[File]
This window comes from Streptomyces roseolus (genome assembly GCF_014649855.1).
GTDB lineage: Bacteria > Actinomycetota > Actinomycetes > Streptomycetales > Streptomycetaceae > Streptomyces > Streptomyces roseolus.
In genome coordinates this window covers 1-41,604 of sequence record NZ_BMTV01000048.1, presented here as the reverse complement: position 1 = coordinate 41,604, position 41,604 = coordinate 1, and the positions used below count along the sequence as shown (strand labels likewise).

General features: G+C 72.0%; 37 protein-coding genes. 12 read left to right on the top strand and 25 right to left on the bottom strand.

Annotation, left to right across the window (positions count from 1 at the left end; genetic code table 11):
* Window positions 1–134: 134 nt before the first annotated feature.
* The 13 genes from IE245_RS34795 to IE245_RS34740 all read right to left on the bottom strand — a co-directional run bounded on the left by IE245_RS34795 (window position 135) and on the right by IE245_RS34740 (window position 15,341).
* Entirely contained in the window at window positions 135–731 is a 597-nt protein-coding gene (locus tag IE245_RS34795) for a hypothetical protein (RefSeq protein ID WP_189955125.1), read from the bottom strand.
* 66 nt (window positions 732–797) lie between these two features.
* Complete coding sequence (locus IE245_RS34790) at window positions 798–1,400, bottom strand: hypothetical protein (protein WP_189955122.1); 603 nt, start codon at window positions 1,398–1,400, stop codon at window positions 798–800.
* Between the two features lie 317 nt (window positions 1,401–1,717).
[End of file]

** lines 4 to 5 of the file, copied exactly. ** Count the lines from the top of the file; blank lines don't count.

General features: G+C 72.0%; 37 protein-coding genes. 12 read left to right on the top strand and 25 right to left on the bottom strand.

Annotation, left to right across the window (positions count from 1 at the left end; genetic code table 11):